Today, some of the well-known names associated with molecular gastronomy include Homaro Cantu of Moto Restaurant with his edible paper and the Miracle Berry, Ferran Adria who is dubbed the "Salvador Dali of the Kitchen" and is also known for his foams,  Wylie Dufresne, the owner of wd-50, Grant Achatz, owner of Alinea, and Heston Blumenthal, owner of The Fat Duck based in the UK.  In the Philippines, restaurants inspired by molecular gastronomy have also emerged such as Vask in Bonifacio Global City, Zenses Neo-Shanghai Cuisine in Makati and Iscreamist in Quezon City, which both experiment with liquid nitrogen (Starchefs, 2014).



Spherification is the process of making spherical consumables using edible liquids. Products of Spherification often possess qualities similar to that of caviar, however, the process can be used in the formation of other foods, such as eggs, gnocchi, and ravioli. The techniques used to create the spheres vary: from creating a thin gel membrane that coats the sphere, allowing the liquid to keep its spherical shape, or having the sphere completely gelled all throughout (Spherification Technique: The Basic Guide to Spherification).


When two or more substances, such as oil and water, are not capable of blending into a homogeneous solution, they are immiscible. Emulsification, paves the way to this incapability, turning these heterogeneous substances into a homogeneous mixture, using an emulsifying agent. These kinds of mixtures have different chemical properties which do not allow its particles to dissolve, so these particles just remain suspended. Foam is similar to emulsification in the need for a surfactant (“Emulsifying Technique”). However, while emulsions trap solids or liquids inside a mixture, foams trap air inside the mixture. The term foam is still a general term and still has many different types. One such type of foams are called airs. Airs are dry foams and are made up of bubbles which are typically large. . Aside from classifying foams into wet and dry, it can also be separated into light and dense foams. Airs are again an example of very light foams while whipped cream is for dense foams. Its density depends on the wetness and the coarseness of the bubbles. The common tools used for creating foams are whisks or immersion blenders, whipping siphon, mixer, milk frother and aquarium bubbler (“Guide to Modernist Foams”).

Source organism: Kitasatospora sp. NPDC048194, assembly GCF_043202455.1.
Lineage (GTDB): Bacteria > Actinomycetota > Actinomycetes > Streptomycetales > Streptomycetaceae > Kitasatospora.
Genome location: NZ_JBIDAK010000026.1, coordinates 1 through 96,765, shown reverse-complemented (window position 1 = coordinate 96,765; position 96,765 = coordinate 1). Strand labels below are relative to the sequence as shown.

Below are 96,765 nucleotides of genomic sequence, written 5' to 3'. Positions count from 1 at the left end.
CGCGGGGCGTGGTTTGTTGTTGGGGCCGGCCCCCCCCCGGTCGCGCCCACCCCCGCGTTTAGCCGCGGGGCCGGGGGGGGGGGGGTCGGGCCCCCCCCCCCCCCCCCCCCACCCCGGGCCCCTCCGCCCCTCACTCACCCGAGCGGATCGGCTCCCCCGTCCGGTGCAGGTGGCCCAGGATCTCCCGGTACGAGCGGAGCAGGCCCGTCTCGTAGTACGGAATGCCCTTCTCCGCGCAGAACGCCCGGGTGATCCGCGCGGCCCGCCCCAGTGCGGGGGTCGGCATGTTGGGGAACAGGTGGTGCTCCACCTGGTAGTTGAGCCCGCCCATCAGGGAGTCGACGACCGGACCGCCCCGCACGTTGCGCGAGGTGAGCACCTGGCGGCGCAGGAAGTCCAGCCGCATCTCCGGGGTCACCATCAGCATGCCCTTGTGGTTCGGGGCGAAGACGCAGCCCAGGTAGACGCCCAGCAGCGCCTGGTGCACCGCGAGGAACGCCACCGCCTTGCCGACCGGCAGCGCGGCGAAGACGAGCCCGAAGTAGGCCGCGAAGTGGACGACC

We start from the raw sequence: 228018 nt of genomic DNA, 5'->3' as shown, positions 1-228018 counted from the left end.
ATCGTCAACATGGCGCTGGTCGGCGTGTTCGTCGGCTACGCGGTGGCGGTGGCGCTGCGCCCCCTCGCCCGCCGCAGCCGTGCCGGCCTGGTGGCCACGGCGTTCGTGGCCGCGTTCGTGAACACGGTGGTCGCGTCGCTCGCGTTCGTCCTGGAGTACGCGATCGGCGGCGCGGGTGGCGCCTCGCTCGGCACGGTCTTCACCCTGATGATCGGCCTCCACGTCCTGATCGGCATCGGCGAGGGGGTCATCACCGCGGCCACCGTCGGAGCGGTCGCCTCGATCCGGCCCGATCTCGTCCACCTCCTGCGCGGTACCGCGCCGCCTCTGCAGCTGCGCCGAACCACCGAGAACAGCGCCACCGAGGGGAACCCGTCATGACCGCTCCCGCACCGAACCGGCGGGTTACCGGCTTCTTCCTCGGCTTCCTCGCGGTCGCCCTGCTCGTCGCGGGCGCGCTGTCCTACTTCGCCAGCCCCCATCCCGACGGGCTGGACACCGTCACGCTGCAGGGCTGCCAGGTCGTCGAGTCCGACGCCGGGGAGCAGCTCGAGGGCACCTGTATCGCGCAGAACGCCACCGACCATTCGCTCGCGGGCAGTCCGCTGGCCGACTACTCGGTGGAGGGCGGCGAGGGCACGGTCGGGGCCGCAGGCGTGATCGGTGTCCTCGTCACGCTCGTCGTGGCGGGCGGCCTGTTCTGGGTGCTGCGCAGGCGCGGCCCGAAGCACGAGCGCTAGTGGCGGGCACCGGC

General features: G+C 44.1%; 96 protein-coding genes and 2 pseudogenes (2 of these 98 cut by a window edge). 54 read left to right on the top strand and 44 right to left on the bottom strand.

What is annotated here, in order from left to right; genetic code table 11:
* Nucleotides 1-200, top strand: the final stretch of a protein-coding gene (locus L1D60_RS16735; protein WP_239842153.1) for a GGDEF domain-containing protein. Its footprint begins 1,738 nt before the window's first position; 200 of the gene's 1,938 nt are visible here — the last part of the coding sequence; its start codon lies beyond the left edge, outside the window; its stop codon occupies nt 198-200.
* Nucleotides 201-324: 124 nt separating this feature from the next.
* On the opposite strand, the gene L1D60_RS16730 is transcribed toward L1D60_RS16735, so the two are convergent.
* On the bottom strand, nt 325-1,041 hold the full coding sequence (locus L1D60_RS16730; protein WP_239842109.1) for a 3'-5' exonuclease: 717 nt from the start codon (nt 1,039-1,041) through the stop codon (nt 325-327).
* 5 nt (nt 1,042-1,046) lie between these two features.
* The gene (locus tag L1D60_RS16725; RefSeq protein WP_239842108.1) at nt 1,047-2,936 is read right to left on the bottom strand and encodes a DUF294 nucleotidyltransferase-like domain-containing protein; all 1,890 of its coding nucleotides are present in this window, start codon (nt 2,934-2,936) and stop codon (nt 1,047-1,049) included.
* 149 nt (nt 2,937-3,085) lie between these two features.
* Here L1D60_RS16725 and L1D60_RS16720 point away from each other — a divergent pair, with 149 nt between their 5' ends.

The method of creating cocktails with the use of molecular gastronomy tools and techniques is Molecular Mixology. It is a unique practice of incorporating science in the techniques of drink mixing (Colleen). Molecular Mixology promotes various modern ways of cocktail presentation, for example using foams, powders, liquid nitrogen, gels, mists, heat, solidifying liquids and atomised sprays which enhance the drink’s aesthetic appeal. Other recipes used by molecular mixologists include jellied wines, cocktails frozen by liquid nitrogen, and adding flavored foams, bubbles and smoked aromas to the drinks (O’Neil, 2006).